In the literature, other reported anomalies include left-sided hemihypertrophy, hemiplegia and microcephaly, and smooth muscle hamartoma which can be diffuse. Hypertrichosis is usually observed. MTBS is associated with multiple congenital anomalies including craniofacial anomalies, hypoplastic scrotum, and inguinal or an umbilical hernia [7]. Gardner associated MTBS with psychomotor retardation, epilepsy, and joint hypermobility [3]. A male child with a case of undescended testes and associated abnormal testicular histology has also been reported [8]. Keeping this in view, our patient had hypertrichosis, broad and depressed nasal bridge, hypertelorism, and microcephaly. She also showed delayed development of milestones.

Dermatomegaly may be caused due to diffuse lipomatous nerve involving deeper dermis. Hence the name 'congenital diffuse lipomatosis' has been given to this condition [2]. Scarring, instead of increased adipocytes or muscle fibers, has been reported where an underlying smooth muscle hamartoma can also be present [6]. According to Sato et al., one of the pathogenetic factors may be abnormal elastic fiber formation leading to fragmentation of elastic fibers along with increased smooth muscle mass [9]. But in our case, skin biopsy could not be done due to some financial constraints.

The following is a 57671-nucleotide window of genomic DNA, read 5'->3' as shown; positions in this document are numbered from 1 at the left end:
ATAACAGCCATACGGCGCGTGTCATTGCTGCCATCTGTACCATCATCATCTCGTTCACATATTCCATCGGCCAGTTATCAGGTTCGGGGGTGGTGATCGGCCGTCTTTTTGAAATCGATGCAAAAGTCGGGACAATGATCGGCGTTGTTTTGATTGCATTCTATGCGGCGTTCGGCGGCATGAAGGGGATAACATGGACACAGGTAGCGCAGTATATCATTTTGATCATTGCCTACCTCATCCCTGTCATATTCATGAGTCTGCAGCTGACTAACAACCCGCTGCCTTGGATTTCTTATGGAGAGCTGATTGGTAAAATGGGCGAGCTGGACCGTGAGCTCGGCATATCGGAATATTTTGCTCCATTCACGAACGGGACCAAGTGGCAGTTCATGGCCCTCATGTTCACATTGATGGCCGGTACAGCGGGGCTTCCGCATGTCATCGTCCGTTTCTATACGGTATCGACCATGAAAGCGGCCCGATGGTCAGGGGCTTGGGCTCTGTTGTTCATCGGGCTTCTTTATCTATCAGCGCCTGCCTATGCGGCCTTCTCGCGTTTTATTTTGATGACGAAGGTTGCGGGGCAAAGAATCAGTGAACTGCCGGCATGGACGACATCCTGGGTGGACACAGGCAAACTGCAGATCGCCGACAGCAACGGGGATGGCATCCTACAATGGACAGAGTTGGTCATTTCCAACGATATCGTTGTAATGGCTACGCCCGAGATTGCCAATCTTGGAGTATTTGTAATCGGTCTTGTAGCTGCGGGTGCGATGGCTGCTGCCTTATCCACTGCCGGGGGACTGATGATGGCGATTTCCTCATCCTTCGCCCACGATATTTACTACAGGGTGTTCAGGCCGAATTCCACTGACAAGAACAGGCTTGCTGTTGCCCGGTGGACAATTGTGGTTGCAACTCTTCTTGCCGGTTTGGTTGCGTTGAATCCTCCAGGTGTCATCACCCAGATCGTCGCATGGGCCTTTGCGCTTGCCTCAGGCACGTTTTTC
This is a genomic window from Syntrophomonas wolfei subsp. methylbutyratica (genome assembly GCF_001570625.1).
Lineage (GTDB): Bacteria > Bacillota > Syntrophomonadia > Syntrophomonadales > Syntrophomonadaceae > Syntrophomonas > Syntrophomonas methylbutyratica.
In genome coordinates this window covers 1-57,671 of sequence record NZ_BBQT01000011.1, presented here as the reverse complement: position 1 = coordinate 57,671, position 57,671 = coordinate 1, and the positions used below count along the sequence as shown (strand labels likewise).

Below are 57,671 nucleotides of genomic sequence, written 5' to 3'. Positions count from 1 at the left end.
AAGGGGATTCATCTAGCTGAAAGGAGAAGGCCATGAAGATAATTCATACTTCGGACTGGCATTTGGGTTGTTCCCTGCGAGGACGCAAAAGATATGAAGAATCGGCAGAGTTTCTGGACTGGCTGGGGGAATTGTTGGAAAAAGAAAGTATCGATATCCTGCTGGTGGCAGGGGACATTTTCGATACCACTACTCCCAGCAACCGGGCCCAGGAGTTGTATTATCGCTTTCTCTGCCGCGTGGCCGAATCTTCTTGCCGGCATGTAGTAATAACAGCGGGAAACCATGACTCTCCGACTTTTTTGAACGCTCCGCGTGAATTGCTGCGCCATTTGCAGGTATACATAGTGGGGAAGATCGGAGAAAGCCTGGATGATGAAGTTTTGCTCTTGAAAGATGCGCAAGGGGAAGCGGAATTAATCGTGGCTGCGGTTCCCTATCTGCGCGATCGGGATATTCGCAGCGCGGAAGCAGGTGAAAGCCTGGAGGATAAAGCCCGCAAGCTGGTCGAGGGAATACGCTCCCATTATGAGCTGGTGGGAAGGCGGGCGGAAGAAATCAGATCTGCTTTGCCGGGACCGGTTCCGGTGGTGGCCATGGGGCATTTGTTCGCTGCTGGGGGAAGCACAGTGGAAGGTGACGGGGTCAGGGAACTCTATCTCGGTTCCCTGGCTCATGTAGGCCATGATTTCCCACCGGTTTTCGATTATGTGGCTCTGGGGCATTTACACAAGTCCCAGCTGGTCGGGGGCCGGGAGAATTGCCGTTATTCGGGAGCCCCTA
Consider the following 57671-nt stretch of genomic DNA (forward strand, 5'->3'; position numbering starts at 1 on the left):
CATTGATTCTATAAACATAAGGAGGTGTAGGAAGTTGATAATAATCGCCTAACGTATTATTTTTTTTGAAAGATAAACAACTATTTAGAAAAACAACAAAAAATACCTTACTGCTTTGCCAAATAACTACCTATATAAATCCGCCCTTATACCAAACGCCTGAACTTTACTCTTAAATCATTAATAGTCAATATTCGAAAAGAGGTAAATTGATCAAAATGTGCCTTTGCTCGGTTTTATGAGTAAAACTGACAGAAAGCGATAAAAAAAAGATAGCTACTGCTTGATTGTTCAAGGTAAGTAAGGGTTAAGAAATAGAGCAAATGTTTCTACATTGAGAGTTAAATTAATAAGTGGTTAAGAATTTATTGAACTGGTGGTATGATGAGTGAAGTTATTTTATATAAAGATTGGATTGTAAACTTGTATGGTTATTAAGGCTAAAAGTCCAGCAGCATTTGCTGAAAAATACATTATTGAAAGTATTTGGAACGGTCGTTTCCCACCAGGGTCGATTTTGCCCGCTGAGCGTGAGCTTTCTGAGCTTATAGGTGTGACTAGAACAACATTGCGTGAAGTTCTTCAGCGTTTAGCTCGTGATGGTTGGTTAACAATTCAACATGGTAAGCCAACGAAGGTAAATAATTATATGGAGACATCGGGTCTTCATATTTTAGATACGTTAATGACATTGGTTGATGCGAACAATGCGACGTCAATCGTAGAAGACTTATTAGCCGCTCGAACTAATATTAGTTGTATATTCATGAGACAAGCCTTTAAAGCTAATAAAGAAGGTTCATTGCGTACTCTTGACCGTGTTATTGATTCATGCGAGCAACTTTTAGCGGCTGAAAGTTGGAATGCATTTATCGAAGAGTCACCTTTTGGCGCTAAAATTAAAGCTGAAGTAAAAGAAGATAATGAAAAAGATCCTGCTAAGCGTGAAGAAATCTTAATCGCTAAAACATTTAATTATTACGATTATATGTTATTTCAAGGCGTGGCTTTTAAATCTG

The MTBS itself might not be a single disorder but may manifest as a clinical finding associated with other disorders, for example, BSS shows dermatomegaly limited to forehead, scalp, face, and neck [10]. Circumferential skin folds have been made a component of multiple congenital anomalies/mental retardation (MCA/MR) syndrome and hearing impairment, undescended testis, circumferential skin creases, and mental handicap (HITCH) syndrome [11]. It appears that the affected individuals are normal and the skin folds are self-limiting, however, in familial cases, remnants of deep skin folds may be present in older individuals.

The skin creases on a patient of MTBS appear similar to congenital skin creases which are not associated with any pathology. Skin biopsy is warranted to identify a variety of underlying changes that may be present in MTBS patient [2, 6]. Circumferential skin folds in MTBS are, however, associated with mental retardation and a number of developmental and facial anomalies previously mentioned. These anomalies have been suggested as part of the diagnostic criteria of MTBS [12]. In the nonpathological cases of congenital skin creases, no such associations are found in the individuals and the skin biopsy is usually normal.

Circumferential skin folds are a rare finding in the newborns, especially if the folds are one or few constrictions involving only the limbs. Further, they may be a part of CRS [13] in which all the remaining features of MTBS are absent, including genetic testing.